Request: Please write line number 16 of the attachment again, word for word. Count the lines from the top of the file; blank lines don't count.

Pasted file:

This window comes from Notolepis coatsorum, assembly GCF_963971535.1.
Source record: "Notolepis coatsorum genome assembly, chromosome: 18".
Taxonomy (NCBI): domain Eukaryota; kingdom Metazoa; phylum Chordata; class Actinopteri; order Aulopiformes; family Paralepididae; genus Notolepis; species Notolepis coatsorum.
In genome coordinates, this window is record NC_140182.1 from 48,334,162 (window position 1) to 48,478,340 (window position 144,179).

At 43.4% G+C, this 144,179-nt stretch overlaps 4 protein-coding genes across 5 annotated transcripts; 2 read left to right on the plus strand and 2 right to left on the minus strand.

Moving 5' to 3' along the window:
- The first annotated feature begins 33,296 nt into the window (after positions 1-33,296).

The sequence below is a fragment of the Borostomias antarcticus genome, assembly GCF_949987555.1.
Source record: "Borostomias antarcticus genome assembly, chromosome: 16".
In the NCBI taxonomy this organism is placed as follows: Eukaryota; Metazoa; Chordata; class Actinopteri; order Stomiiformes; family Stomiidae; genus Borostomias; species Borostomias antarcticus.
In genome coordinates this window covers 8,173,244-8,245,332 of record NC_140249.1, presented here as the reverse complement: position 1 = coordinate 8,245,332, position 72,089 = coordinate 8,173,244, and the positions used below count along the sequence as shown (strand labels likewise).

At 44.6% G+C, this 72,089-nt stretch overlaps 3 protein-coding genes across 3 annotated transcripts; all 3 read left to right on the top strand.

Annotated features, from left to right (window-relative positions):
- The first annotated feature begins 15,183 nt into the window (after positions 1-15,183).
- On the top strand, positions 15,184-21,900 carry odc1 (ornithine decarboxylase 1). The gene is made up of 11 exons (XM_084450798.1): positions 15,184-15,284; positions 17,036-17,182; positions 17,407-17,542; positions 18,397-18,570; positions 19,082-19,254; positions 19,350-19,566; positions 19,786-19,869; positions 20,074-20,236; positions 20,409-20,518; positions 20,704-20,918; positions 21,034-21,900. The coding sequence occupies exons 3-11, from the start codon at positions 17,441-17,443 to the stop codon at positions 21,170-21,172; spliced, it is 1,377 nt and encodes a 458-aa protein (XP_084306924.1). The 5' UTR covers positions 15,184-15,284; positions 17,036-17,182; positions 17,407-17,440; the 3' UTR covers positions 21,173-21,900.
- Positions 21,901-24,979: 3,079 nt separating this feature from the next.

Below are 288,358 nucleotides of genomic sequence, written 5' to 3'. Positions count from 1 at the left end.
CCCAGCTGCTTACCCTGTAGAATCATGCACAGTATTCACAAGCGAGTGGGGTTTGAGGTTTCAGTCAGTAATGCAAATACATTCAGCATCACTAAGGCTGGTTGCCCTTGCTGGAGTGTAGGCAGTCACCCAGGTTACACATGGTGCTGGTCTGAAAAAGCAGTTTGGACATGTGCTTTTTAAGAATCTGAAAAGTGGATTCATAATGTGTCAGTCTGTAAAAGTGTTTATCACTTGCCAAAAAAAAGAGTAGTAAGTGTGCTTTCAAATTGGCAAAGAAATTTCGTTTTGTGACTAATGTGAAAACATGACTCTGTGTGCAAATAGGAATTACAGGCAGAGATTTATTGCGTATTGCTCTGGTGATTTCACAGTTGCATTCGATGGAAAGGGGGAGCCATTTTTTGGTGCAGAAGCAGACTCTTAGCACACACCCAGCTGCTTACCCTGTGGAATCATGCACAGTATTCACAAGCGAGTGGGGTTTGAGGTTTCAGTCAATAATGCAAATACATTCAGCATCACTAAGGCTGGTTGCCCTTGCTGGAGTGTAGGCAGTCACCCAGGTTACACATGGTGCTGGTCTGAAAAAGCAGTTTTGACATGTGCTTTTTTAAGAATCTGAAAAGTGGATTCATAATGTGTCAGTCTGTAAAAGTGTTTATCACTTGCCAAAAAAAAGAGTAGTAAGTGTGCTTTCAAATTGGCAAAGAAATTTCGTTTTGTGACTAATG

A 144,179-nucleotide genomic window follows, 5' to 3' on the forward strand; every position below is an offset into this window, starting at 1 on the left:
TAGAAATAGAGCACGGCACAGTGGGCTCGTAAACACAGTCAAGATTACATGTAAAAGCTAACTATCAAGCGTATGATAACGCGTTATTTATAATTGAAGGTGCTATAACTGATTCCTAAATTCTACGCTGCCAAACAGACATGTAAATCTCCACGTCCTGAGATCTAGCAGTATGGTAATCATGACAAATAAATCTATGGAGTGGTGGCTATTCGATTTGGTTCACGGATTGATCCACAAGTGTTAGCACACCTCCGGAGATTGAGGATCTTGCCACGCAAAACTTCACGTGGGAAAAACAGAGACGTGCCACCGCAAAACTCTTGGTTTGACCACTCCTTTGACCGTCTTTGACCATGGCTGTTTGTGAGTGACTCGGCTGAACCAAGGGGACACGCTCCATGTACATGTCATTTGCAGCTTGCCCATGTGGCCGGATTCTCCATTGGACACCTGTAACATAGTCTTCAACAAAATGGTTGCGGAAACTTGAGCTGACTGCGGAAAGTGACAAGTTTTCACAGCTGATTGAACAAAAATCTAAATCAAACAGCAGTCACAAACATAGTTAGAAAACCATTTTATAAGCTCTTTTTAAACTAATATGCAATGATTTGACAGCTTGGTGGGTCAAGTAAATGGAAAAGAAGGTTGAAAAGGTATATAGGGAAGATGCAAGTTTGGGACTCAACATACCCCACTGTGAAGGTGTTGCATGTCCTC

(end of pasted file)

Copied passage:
- Positions 21,901-24,979: 3,079 nt separating this feature from the next.